The European Union’s new General Data Protection Regulation (GDPR) that comes into effect on 25 May will redefine the online relationship between publishers and consumers. If companies have not already taken the steps outlined below, it might be too late but this checklist could be handy to see how compliant you already are.
One of the most important principles within GDPR is the notion of accountability. Any company which stores or processes consumer data must be able to demonstrate how they comply with the principles.
To this end publishers need to be able to answer the following six questions:
Can we show how our data will be used and what it will be used for?
Can we prove that the data collected is used only for the purposes explicitly specified at the time of collection?
Can we limit our data collection to specifically what is necessary to serve the purpose for which it is collected?
Can we prove that the data is accurate?
Can we store the data only as long as necessary for its intended purpose?; and
Can we prove that we can prevent the data from being used by unauthorised parties and/or accidental loss by deploying appropriate security measures?
In short, GDPR requires an extra level of accountability and places the responsibility firmly with the publisher to be able to demonstrate how compliance with GDPR principles is being managed and tracked. Maintaining records of how and why personal data was collected as well as the documentation of the processes are therefore vital.
Consent to collect and process personal data is the first step. Publishers need to ensure that they:
Ask consent before they start processing any person's personal information;
Made it just as easy for a person to withdraw consent as it was to give it;
Verified the age of minors and ask consent from their legal guardian; and
In short, the principle of explicit consent to collect and process data is based on an unequivocal decision by the consumer only after you as publisher have informed him or her of the exact purpose of data use.
To adhere to the extra level of accountability, publishers should also already have:
Appointed a senior member of staff to set up a compliance map and drive responsibility for GDPR compliance (this function can also be outsourced, but accountability cannot);
Updated all contracts and data protection policies within your business;
Ensured that vendors who process personal data on your behalf have already updated data protection policies and contracts and/or set up compliant contracts with any data processors that you share data with;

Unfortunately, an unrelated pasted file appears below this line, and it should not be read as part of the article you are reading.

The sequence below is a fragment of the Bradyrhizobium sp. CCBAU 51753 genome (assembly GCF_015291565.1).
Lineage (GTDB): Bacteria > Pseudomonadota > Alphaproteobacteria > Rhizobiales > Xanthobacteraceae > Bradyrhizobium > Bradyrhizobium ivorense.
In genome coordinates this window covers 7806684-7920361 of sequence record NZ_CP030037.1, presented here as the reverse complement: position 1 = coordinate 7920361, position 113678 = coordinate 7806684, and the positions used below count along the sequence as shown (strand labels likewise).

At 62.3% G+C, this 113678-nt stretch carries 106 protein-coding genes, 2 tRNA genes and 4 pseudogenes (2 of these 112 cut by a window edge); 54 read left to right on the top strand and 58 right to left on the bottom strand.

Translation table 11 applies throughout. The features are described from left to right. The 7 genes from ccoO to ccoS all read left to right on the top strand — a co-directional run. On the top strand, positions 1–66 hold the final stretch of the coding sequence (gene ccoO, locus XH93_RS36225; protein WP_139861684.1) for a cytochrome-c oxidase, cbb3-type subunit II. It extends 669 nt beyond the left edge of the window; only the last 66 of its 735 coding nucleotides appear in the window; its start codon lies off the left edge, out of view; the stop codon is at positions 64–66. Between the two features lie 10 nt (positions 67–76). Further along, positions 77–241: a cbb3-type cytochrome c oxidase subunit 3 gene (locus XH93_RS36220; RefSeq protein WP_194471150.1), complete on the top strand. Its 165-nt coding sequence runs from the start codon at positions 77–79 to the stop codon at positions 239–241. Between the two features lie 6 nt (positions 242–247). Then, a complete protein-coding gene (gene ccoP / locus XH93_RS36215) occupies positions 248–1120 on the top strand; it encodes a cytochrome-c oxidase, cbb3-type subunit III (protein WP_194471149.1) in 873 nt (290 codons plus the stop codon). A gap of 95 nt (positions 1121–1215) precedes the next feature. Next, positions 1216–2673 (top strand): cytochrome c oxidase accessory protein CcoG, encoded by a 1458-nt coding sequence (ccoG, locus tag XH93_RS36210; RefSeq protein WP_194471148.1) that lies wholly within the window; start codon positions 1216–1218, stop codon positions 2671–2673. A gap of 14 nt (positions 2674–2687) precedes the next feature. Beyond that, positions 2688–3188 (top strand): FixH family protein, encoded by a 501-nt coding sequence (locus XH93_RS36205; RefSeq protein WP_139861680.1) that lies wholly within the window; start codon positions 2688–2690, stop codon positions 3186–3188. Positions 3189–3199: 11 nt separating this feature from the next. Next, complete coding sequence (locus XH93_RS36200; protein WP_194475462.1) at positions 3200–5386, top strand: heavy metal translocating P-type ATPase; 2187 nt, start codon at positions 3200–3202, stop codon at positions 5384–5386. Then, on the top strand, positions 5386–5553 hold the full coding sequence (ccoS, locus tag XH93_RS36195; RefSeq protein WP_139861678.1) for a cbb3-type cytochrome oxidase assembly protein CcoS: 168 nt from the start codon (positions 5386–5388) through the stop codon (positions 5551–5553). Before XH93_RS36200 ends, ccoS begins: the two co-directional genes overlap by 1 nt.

Implemented improved IT procedures and security; and
Put in place a system to regularly review data protection policies to be able to implement changes and effectiveness, as well as be ready to handle changes to the state of affairs of other countries your data might flow to.
GDPR hands a fresh set of rights to consumers. To comply with these rights, publishers must:
Have the ability to efficiently supply information about personal data if requested (by the policy makers or individual consumers);
Have a system which will allow consumers to easily update their own personal information and keep it accurate;
Be able to automatically delete personal data when you are no longer using it or need it for the purposes you have stipulated;
Be able to immediately delete personal data when requested;
Be able to immediately stop processing data from individual consumers or sets of consumers when requested;
Be able to deliver data to a consumer or third party when legally requested;
Be able to cease profiling or automated decision making when objected to by a consumer or group of consumers; and
Report data breaches involving personal data to the local authority and to the consumer affected within 72 hours.
Because it is expected that these rules will impact effective business operations and influence revenue streams, forward-thinking publishers should also:
Explain to consumers how opting in to data sharing can improve personalised publishing products. It needs to be clear what the value exchange of sharing data will hold for them;
Create awareness among decision makers about the impact of GDPR guidelines;
Train staff to be aware of data protection and the potential ramifications of GDPR on business practices and profitability;
Brainstorm new marketing strategies;
Inform consumers about GDPR, its possible effects and how you as publisher are planning to comply; and
Renew and change products where necessary.
If your business operates from outside the EU, you should at the very least have appointed a representative within the EU.
You should only transfer data outside of the EU to countries that offer an appropriate level of protection.
For UK based publishers data protection standards will remain the same after the UK leaves the EU. The Data Protection Bill and the European Union (Withdrawal) Bill will apply GDPR directly into UK law, with only very minor changes expected.
What can possibly go wrong? While fines of up to €20 million (US$23.9m) or four per cent of annual global sales can be levied for noncompliance, losing audience data and digital revenues for not having a GDPR strategy in place could prove even worse.
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